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Some cartoons despite the limited artistic merit could serve as a perfect case study for the zeitgeist of a certain era. The Millionaire produced in 1963 is one of those rather crude propaganda pieces that involves the main subjects of the Soviet official satire of the 1960s: the American politics and society, capitalism, contemporary Western art, and pop-culture.

The Millionaire, 1963

Soyuzmultfilm

Aesthetically, the 1960s in the Soviet Union began soon after the death of Stalin, and Khrushchev’s rise to power. In a few years, totalitarian Soviet baroque was replaced by the modern minimalistic style in the architecture and visual arts. In the Soviet animation, this style was pioneered by Fyodor Khitruk. The Millionaire by Vitold Bordzilovsky is one of the examples of the new approach of the early 60s. This cell animated film is executed in the sharp contrast with the Disney-like Soviet animation of 1940-1950s. While the Stalinist aesthetics was replaced with more Western-like, Soviet art continued to be highly ideological. The Millionaire is a perfect example of the Sovie political animation of the 1960s.

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Example of the Soviet rotoscope technique from the 1950s – Kashtanka, 1952

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The minimalistic 1960s aesthetics – Story of a Crime, 1962

The base of this animation short is an ideologically correct doggerel by one of the most cynical Soviet authors, Sergey Mikhalkov. When it was necessary Mikhalkov condemned enemies of the people, Nazis, American imperialists, Zionists and cosmopolitans (a euphemism for Soviet Jews), Soviet intelligentsia “kowtowing to the rotten West”, and so on depending on the demands of the Communist Party. The Millionaire was part of the satirical newsreel Fitil’ (Fuse), an important element of the Soviet visual agitation machine. The cartoon’s plot tells a story that must have seemed hilarious to the Soviet audience: a rich lady bequeaths all her money to her beloved bulldog. The Bulldog is transformed into a rich and powerful capitalist who attends lavish parties and becomes a Member of Congress thanks to his riches.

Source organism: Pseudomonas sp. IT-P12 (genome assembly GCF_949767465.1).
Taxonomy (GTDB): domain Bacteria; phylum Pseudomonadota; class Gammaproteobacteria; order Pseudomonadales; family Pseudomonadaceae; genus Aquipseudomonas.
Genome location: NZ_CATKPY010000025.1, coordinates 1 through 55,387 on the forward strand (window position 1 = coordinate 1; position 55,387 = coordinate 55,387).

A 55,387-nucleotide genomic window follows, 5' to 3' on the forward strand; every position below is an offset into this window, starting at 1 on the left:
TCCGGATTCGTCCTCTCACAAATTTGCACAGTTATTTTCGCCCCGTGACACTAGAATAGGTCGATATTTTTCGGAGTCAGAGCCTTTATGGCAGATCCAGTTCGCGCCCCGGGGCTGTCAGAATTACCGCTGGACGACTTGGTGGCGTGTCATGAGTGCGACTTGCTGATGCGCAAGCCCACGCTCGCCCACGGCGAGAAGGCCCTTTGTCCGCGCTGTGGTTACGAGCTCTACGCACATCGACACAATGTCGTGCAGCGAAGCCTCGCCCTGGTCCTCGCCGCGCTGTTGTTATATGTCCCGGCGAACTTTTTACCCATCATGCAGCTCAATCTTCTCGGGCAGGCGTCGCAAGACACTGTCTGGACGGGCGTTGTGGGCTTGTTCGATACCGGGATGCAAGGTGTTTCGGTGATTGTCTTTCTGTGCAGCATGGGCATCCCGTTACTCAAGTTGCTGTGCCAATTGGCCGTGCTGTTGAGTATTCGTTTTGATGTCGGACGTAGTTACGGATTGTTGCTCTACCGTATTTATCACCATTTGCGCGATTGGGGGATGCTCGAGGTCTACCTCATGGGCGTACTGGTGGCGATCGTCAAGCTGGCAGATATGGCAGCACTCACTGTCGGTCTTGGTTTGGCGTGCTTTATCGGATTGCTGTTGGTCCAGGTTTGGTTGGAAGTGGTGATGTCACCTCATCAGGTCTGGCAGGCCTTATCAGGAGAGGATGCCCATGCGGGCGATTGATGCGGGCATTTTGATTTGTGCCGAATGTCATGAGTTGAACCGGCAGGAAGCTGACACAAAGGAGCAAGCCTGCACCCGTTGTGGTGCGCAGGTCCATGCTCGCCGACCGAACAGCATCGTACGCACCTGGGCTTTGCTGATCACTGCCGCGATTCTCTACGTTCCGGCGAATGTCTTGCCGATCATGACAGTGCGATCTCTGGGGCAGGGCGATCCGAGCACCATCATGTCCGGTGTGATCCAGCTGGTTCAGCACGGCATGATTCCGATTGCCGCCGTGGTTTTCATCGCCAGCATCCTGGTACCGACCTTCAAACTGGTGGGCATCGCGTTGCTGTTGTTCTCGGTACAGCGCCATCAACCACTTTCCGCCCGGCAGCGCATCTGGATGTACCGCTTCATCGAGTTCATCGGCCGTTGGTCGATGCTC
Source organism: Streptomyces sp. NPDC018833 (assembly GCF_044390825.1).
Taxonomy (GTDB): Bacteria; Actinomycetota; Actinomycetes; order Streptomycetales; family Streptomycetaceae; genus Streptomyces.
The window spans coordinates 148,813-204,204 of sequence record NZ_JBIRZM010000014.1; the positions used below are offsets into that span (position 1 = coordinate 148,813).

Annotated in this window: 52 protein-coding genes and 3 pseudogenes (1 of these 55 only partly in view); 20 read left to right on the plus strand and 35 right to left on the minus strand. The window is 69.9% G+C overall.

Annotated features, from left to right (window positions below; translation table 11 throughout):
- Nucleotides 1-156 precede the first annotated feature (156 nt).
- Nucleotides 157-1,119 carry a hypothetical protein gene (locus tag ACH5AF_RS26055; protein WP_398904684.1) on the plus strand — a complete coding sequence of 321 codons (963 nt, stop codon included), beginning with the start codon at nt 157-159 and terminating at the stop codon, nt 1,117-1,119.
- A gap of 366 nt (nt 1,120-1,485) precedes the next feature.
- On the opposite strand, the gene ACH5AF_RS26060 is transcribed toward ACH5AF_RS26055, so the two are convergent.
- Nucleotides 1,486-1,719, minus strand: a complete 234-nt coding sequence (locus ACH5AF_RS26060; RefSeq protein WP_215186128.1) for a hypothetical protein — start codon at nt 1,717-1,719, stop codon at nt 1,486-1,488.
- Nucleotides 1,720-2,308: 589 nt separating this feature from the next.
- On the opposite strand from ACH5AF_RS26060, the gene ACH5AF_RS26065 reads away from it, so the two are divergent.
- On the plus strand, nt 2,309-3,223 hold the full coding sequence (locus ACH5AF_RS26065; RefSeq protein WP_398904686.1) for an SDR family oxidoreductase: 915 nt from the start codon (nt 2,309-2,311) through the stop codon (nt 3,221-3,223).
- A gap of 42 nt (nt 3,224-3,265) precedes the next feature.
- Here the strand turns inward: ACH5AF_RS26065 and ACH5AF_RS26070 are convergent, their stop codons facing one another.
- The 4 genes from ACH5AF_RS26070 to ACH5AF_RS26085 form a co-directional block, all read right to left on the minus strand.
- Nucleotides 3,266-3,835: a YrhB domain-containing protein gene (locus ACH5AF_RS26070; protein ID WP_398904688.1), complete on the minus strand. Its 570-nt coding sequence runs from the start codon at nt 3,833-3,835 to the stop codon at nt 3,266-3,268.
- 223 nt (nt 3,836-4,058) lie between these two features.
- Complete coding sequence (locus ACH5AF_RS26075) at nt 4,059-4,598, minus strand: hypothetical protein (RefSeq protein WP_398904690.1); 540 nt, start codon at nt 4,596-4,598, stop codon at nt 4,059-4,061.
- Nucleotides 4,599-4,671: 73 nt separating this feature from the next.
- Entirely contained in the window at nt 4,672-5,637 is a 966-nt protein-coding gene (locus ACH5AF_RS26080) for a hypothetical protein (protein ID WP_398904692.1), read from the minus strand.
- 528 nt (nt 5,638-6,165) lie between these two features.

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The Millionaire book cover

This animation should be discussed according to not only its technical and artistic qualities. In the totalitarian state, visual media played an essential role of a social engineer shaping the public opinion. The Millionaire conveys a certain social and cultural message presented by means of animation. Obviously, it’s not a purely entertaining piece. It criticizes American elite, the “cult of dollar”, and contemporary Western culture. Every small detail of the cartoon is used to enforce the message. Take for example interior backgrounds with abstract paintings and sculptures. Similarly to the Nazi Germany where modern art was labeled “degenerate”, in the USSR it was called “formalist art” and was sharply criticized by the Communist Party. Any work of art that did not fit into the rigid ideological system of the Social Realism was condemned, and independent artists were often persecuted.

Related imageA Soviet cartoon satirizing abstract art titled “Pure art”

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Khrushchev condemned abstract artists in 1962

The cartoon shows the combination of stereotypical images, such as big cars, skyscrapers, logos, and forbidden entertainment. Logotypes that frame the night club sequence at the beginning and the end play an especially important role in both cinema and animation. Logos play the same role as geographical landmarks helping viewers understand that this cartoon is about the US.